Seattle Education Association

The Voice of Seattle Public Schools Educators

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Every Student Deserves a Highly Trained Teacher

The Seattle Education Association Stands For A Stronger System of Universal, High-Quality Public Education in Seattle Public Schools!

Bringing Teach For America (TFA) to Seattle Does Not Make Public Education Stronger!

Commit to at least two of the following action items!

 

  • Use the following points to craft your own letter to school board members. Click here to get contact information.
  • Sign up to speak at the school board meeting on November 17, 2010. Information on what to do Monday, November 15 at 8:00 AM to get on the agenda is here.
  • Attend the school board meeting with signs expressing your opinion about the TFA agreement that will be voted upon. To read the introduction and the agreement, click here.
  • Read up on Teach For America, inform yourself!

Linda Darling-Hammond, et al research is here.
Follow the money on their own website!
Read the Washington Post article.

Here are just nine reasons to oppose Teach for America's intrusion into Seattle Public Schools!

1. TFA recruits are not needed: There is no shortage of qualified, certificated teachers in Seattle; West Seattle Elementary School had 800 applicants for four positions. The notion that we cannot get a sufficient pool of applicants for positions in our most challenged schools is false. If anything, Seattle teachers are more motivated to teach in the most challenging schools.

2. TFA recruits are not qualified: Our children need teachers who know what they are doing. Graduates of programs in our Colleges of Education have more experience and more skills than can be acquired in 5-week teacher boot camp. However laudable the intention of these young people is, there is no substitute for in-depth study, sustained inquiry, and practical experience – all things that are offered in teacher education programs.

3. TFA recruits do not stay in the classroom: The requirement for TFA teachers is two years but many of them do not even last that long. The vast majority polish their resumes and move on to other career ambitions. This kind of churning in teacher positions hinders student achievement and disheartens students. Only 34% of TFA teachers stay in classrooms beyond two years; only 20% stay beyond three years.

4. TFA does not improve student achievement: Multiple studies have shown that on the whole TFA recruits do not have better success in fostering student achievement, in spite of the programmatic support that they receive from TFA during their assignment, than other beginning teachers who have studied in colleges of education.

5. TFA, implemented as proposed, infringes on students’ civil rights: The TFA/SPS agreement requires “partner schools” that have high poverty, or ethnic minority enrollment be indentified to place TFA applicants. This is an equity issue. Why are ethnic-minority or low income students the ones who receive the least qualified and least experienced teachers? Why are ethnic-minority or low income students the ones who are given a program that accentuates teacher churn?

6. TFA siphons off scarce outside funding: There is a limited amount of outside funding available for education. If there are organizations that are willing to step forward and partner with the district to fund educational programs then the district should work with them to encourage them to support the mandates that we already have in the new contract and assure that its roll-out is a success. This will do what TFA cannot: facilitate the professional growth of all teachers. The $80,000 - $100,000 fee that may be paid to TFA could be better used. More support is needed for: the STAR Induction Program for new teachers; new teacher orientations; cultural relevancy training; Profession Learning Community training (essential for new PG&E evaluation system); the classified to certificated programs (enrolls IA’s in a teacher certification program); recruitment and retaining of teachers of color.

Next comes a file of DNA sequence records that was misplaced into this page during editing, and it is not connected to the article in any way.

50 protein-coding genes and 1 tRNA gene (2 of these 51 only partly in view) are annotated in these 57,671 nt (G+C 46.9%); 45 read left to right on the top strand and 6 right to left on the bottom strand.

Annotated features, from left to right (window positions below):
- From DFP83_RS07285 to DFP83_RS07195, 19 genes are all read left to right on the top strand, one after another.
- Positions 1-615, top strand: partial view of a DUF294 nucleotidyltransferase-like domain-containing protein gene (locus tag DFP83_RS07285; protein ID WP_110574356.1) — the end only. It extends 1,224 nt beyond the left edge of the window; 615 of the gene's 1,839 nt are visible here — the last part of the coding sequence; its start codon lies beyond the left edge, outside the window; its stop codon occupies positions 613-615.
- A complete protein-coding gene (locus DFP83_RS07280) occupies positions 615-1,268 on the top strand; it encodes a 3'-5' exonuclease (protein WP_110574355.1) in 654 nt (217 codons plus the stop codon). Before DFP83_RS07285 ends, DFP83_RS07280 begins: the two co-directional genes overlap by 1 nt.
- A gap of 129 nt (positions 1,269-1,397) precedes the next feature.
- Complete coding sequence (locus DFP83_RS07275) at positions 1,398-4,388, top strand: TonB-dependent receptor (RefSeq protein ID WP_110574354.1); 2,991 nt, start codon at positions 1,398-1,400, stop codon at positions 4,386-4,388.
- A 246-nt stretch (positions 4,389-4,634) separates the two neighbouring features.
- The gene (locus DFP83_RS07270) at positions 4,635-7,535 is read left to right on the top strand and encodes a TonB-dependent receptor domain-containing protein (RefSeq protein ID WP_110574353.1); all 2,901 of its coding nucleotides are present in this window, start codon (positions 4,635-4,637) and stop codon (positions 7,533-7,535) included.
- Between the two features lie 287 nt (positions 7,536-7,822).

7. A TFA agreement with SPS undermines the confidence of employees in district leadership: TFA was on the bargaining table during contract negotiations. It was pulled off and what was bargained in its place was an agreement between SPS and SEA for a joint task force to look into the issues of recruitment and retention of educators. This proposal undermines that work and validates the mistrust of the district leadership that led to the no-confidence vote in the superintendent.

8. A TFA agreement undermines trust in the school board: If TFA is really a good idea then what is the hurry? The characterization, in school board documents, of SEA as a partner in the development of the TFA agreement is completely misleading. The only role SEA leadership played was to get the first attempt pulled off the school board agenda, as we knew TFA had been a subject of bargaining, the district re-wrote the proposed agreement with TFA so it would not violate the Collective Bargaining Agreement. Coming on the heels of the results of the audit, the hurried nature of this agreement with TFA raises questions again about school board oversight of district leadership initiatives.

9. The TFA agreement abuses the state guidelines around emergency or conditional certification: Conditional certification under state guidelines is intended for subject areas where it is difficult to impossible to find people with expertise in a subject area.

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